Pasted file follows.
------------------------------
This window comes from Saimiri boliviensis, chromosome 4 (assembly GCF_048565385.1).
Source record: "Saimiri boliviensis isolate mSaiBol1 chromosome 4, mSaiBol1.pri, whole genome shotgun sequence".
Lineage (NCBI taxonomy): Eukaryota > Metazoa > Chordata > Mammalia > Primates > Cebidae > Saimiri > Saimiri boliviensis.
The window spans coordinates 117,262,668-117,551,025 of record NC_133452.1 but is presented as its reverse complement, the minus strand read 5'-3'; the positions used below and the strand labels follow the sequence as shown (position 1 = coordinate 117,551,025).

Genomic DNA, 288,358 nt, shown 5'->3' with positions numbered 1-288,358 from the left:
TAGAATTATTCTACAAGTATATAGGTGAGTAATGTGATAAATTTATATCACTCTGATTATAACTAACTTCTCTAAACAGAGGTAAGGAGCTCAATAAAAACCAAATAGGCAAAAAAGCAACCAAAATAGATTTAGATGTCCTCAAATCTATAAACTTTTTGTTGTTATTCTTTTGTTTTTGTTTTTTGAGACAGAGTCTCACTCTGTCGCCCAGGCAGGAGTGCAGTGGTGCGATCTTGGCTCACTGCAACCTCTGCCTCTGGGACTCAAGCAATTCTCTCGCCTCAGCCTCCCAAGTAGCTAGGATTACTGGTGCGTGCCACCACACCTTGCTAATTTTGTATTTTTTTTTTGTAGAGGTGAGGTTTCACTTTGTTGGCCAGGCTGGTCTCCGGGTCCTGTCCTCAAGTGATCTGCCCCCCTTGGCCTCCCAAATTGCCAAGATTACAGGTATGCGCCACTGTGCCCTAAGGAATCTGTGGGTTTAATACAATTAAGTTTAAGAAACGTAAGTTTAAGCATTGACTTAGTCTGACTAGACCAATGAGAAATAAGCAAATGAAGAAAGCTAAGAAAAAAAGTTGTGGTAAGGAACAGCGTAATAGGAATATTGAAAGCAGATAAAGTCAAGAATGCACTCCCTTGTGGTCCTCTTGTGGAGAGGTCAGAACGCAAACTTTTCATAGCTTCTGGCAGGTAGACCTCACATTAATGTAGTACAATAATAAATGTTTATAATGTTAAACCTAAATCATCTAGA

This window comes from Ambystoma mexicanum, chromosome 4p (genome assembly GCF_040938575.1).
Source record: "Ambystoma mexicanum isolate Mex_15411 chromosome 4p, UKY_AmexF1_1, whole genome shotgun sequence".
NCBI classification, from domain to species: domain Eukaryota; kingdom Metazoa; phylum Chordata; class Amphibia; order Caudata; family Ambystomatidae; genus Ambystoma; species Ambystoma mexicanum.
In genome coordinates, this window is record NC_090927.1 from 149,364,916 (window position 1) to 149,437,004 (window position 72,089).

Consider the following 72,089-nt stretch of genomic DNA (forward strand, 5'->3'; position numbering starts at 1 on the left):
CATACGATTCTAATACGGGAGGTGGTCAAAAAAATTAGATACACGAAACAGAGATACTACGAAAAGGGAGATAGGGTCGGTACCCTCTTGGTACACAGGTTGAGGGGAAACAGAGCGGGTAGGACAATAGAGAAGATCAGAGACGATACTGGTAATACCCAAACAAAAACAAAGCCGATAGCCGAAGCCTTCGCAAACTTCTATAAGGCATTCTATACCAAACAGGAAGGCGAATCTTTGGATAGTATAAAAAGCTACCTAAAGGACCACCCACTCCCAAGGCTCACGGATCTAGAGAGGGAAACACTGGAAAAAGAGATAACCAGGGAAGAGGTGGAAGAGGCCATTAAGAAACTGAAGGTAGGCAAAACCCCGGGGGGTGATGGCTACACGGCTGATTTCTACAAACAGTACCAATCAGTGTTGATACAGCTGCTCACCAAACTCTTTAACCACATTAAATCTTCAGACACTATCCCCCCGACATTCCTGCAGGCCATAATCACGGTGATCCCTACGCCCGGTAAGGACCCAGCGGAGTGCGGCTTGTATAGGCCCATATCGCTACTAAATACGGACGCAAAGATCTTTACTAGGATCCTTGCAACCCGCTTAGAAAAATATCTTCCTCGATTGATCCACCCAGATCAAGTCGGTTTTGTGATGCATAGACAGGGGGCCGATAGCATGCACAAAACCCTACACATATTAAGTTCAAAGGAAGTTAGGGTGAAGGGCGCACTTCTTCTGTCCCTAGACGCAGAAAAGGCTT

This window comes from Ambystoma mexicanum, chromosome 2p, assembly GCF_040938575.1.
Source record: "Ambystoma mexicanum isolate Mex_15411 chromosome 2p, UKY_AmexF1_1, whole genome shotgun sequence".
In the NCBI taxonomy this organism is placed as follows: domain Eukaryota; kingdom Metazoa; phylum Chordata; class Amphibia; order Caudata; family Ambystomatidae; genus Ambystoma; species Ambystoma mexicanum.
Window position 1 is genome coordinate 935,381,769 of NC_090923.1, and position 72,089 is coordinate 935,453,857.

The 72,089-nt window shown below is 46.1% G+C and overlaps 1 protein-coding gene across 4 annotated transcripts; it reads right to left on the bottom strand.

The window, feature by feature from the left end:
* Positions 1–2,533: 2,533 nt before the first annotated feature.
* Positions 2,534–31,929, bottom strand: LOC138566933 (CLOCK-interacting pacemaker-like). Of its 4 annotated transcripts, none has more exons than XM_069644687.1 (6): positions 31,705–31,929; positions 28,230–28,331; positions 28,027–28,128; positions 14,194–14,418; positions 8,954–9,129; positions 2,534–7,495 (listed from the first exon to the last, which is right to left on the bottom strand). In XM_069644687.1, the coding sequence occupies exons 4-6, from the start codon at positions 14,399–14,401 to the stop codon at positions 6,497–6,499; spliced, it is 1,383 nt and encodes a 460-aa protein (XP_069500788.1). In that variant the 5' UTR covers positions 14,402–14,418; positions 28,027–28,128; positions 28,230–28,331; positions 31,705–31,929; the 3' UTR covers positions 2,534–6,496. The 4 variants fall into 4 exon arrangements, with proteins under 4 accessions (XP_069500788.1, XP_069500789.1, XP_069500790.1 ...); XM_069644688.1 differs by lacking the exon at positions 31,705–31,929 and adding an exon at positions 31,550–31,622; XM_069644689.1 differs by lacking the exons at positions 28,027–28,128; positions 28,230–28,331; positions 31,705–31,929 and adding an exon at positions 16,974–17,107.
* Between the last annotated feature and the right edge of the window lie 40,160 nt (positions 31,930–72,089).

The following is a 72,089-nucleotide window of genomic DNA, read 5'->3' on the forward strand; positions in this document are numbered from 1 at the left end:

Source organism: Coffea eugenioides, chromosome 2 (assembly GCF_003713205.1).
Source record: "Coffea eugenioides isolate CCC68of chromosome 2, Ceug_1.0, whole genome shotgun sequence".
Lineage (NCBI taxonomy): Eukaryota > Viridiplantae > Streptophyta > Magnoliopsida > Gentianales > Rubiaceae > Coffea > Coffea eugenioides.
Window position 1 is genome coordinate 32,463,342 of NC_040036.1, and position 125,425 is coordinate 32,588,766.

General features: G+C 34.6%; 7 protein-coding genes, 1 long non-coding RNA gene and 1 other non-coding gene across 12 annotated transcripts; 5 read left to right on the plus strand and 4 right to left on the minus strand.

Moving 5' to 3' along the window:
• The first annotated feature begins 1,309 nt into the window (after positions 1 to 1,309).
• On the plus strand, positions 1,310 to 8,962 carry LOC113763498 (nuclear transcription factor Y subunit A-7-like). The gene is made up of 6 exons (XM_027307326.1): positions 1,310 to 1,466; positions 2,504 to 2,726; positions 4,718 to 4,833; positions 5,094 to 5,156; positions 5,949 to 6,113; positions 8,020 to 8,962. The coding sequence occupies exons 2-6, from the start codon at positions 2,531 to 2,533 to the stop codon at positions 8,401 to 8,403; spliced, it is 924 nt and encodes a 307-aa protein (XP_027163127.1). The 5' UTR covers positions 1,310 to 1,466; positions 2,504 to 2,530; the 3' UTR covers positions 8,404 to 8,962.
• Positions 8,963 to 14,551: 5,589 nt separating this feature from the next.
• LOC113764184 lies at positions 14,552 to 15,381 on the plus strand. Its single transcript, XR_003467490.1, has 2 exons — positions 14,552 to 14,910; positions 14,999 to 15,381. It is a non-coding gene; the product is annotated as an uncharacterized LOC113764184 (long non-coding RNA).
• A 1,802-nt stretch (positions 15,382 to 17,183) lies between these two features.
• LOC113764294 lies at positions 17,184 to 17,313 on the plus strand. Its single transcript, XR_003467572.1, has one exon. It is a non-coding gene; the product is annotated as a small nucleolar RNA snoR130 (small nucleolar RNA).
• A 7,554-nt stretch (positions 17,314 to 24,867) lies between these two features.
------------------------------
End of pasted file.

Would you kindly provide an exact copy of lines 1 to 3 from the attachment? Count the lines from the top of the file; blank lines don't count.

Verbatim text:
This window comes from Saimiri boliviensis, chromosome 4 (assembly GCF_048565385.1).
Source record: "Saimiri boliviensis isolate mSaiBol1 chromosome 4, mSaiBol1.pri, whole genome shotgun sequence".
Lineage (NCBI taxonomy): Eukaryota > Metazoa > Chordata > Mammalia > Primates > Cebidae > Saimiri > Saimiri boliviensis.